Sat. Nov 26th, 2022

Designed to speed up research into artificial intelligence and aid in the creation of the metaverse, the AI Research SuperCluster (RSC) has been unveiled by Meta. Working across hundreds of different languages, RSC will help the company develop new AI models as well as augmented reality tools.

New powerful computers with quintillions of operations per second will be needed to develop the next generation of advanced artificial intelligence. In order to train models with trillions of parameters across Meta’s businesses, from content-moderation algorithms used to detect hate speech on Facebook and Instagram to augmented reality features that will be available in the metaverse one day, Meta’s researchers have already started using RSC to train large models in NLP and computer vision for research. Models trained by RSC are capable of determining whether an action, sound or image is harmful or not. Meta claims that this will help to keep users safe not only on Meta’s current services, but also in the metaverse.

Meta Unveils AI Supercomputer

While conventional supercomputers measure their power in terms of the number of cores, Meta uses graphics processing units (GPUs), which are more useful for running deep-learning algorithms that can read images, analyse text and translate between languages.

There are many ways to build AI supercomputers, but the most common is to combine multiple GPUs into compute nodes and connect them via a high-performance network fabric. RSC currently has 6,080 GPUs spread across 760 NVIDIA DGX A100 compute nodes. The two-level Clos fabric used by the DGX is NVIDIA Quantum 1600 Gb/s InfiniBand with no oversubscription. Pure Storage FlashArray, 46 petabytes of cache storage in Penguin Computing Altus systems, and 10 petabytes of Pure Storage FlashBlade make up RSC’s storage tier.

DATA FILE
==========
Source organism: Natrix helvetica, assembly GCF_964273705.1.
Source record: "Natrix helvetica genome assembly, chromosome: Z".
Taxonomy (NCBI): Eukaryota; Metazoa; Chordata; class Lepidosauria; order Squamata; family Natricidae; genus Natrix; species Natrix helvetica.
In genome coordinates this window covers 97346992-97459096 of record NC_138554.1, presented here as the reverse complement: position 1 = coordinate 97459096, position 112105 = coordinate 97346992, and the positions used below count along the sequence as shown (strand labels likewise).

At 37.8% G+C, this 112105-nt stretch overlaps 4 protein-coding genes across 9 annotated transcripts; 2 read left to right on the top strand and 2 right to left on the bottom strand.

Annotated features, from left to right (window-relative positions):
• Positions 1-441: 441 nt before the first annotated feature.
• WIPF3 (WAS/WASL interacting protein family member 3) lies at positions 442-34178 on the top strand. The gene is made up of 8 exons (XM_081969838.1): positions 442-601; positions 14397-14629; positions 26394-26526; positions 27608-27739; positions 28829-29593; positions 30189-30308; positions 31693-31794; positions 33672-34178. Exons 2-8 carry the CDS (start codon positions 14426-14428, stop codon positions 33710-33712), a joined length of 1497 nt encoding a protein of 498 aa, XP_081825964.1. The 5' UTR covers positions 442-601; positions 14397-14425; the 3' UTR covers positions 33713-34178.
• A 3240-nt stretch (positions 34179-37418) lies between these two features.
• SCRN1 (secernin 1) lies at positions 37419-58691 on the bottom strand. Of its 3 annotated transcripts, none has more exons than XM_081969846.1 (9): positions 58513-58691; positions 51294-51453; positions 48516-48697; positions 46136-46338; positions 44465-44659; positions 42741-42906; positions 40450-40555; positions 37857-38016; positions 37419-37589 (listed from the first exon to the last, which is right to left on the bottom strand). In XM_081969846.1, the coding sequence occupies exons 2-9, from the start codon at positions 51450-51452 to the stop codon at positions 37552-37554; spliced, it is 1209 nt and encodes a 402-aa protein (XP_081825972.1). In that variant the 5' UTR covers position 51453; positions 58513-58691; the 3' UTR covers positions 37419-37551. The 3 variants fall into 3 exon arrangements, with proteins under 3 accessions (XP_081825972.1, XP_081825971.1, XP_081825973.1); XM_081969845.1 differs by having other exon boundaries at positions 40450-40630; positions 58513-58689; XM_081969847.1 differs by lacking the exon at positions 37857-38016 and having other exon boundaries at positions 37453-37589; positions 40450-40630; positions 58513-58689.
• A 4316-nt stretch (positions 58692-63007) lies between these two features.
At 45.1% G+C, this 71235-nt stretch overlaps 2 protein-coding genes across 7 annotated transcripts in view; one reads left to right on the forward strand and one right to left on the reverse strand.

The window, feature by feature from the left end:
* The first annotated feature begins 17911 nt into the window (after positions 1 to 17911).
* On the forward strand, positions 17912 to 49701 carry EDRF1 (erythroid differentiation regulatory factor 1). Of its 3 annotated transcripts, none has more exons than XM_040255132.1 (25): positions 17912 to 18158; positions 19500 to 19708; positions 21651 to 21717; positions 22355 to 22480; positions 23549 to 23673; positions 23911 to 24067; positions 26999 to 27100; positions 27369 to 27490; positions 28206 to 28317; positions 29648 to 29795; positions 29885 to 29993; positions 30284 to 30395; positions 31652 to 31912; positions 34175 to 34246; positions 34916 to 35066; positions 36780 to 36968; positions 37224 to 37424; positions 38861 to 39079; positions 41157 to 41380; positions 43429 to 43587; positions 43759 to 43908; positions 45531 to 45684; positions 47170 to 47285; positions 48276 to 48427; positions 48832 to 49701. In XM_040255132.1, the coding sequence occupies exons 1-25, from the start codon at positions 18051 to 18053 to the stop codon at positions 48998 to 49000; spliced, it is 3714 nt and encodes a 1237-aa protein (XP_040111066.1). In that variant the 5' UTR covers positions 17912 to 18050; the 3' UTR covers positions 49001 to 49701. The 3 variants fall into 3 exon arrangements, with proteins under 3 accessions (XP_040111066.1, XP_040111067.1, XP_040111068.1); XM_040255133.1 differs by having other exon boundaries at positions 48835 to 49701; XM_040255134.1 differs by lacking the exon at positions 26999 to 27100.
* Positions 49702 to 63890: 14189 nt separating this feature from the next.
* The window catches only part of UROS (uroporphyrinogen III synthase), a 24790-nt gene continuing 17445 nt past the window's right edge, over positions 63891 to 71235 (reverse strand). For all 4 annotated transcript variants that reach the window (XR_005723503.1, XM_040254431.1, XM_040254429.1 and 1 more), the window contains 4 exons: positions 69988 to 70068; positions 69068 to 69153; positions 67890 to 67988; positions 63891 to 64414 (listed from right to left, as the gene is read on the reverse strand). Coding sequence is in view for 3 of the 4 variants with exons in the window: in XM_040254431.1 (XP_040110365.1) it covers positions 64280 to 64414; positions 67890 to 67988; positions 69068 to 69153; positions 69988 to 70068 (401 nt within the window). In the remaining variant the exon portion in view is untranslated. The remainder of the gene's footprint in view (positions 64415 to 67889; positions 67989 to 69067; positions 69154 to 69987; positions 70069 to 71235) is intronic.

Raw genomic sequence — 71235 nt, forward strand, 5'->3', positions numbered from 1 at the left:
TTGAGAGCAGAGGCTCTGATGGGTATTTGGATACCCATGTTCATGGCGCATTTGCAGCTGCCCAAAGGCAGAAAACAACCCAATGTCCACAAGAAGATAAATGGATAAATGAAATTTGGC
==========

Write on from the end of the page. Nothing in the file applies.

With 16,000 total GPUs, the RSC will be able to train AI systems with more than a trillion parameters and data sets that are as large as an exabyte by the end of the year in 2022. A system’s overall performance can’t be gauged solely by the sheer number of GPUs it contains. For example, Microsoft’s AI supercomputer, built in collaboration with the OpenAI research lab, contains 10,000 GPUs.

By Adam

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